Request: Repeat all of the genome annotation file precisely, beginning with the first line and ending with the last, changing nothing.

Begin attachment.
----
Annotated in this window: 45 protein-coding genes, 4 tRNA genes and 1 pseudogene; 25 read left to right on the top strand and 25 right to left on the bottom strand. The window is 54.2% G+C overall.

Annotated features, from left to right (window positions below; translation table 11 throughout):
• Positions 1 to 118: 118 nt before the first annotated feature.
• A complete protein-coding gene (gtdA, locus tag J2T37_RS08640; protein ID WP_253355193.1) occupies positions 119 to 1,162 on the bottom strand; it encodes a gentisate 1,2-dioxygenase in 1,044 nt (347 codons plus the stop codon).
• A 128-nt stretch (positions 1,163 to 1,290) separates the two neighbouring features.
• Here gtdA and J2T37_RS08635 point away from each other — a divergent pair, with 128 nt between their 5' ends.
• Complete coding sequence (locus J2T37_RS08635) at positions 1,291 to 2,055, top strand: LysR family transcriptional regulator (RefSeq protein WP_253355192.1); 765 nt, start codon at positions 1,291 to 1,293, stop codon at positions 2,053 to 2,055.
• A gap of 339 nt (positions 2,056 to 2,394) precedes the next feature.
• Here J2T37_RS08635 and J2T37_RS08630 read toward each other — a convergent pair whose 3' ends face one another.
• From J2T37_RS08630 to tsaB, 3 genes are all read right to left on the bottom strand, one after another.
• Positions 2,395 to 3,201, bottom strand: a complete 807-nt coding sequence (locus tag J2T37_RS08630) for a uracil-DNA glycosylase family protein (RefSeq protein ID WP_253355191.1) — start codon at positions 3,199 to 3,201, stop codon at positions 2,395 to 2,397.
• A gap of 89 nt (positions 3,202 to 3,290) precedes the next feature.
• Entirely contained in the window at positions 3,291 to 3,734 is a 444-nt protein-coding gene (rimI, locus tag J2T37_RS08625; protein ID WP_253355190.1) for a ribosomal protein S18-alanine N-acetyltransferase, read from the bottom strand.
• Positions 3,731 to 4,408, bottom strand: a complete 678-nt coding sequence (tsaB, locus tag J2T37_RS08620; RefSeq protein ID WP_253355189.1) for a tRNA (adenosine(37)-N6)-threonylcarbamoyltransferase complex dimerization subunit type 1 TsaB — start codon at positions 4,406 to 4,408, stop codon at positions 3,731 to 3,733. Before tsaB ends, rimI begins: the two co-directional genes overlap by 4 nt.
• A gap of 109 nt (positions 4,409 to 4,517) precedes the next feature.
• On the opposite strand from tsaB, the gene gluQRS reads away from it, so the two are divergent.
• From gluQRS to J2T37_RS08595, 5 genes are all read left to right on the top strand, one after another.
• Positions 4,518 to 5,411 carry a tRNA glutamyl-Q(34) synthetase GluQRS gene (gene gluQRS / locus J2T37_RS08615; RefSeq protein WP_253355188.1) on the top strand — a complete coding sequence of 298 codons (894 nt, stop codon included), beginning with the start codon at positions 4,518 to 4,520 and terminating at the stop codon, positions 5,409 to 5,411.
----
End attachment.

Annotated in this window: 45 protein-coding genes, 4 tRNA genes and 1 pseudogene; 25 read left to right on the top strand and 25 right to left on the bottom strand. The window is 54.2% G+C overall.

Annotated features, from left to right (window positions below; translation table 11 throughout):
• Positions 1 to 118: 118 nt before the first annotated feature.
• A complete protein-coding gene (gtdA, locus tag J2T37_RS08640; protein ID WP_253355193.1) occupies positions 119 to 1,162 on the bottom strand; it encodes a gentisate 1,2-dioxygenase in 1,044 nt (347 codons plus the stop codon).
• A 128-nt stretch (positions 1,163 to 1,290) separates the two neighbouring features.
• Here gtdA and J2T37_RS08635 point away from each other — a divergent pair, with 128 nt between their 5' ends.
• Complete coding sequence (locus J2T37_RS08635) at positions 1,291 to 2,055, top strand: LysR family transcriptional regulator (RefSeq protein WP_253355192.1); 765 nt, start codon at positions 1,291 to 1,293, stop codon at positions 2,053 to 2,055.
• A gap of 339 nt (positions 2,056 to 2,394) precedes the next feature.
• Here J2T37_RS08635 and J2T37_RS08630 read toward each other — a convergent pair whose 3' ends face one another.
• From J2T37_RS08630 to tsaB, 3 genes are all read right to left on the bottom strand, one after another.
• Positions 2,395 to 3,201, bottom strand: a complete 807-nt coding sequence (locus tag J2T37_RS08630) for a uracil-DNA glycosylase family protein (RefSeq protein ID WP_253355191.1) — start codon at positions 3,199 to 3,201, stop codon at positions 2,395 to 2,397.
• A gap of 89 nt (positions 3,202 to 3,290) precedes the next feature.
• Entirely contained in the window at positions 3,291 to 3,734 is a 444-nt protein-coding gene (rimI, locus tag J2T37_RS08625; protein ID WP_253355190.1) for a ribosomal protein S18-alanine N-acetyltransferase, read from the bottom strand.
• Positions 3,731 to 4,408, bottom strand: a complete 678-nt coding sequence (tsaB, locus tag J2T37_RS08620; RefSeq protein ID WP_253355189.1) for a tRNA (adenosine(37)-N6)-threonylcarbamoyltransferase complex dimerization subunit type 1 TsaB — start codon at positions 4,406 to 4,408, stop codon at positions 3,731 to 3,733. Before tsaB ends, rimI begins: the two co-directional genes overlap by 4 nt.
• A gap of 109 nt (positions 4,409 to 4,517) precedes the next feature.
• On the opposite strand from tsaB, the gene gluQRS reads away from it, so the two are divergent.
• From gluQRS to J2T37_RS08595, 5 genes are all read left to right on the top strand, one after another.
• Positions 4,518 to 5,411 carry a tRNA glutamyl-Q(34) synthetase GluQRS gene (gene gluQRS / locus J2T37_RS08615; RefSeq protein WP_253355188.1) on the top strand — a complete coding sequence of 298 codons (894 nt, stop codon included), beginning with the start codon at positions 4,518 to 4,520 and terminating at the stop codon, positions 5,409 to 5,411.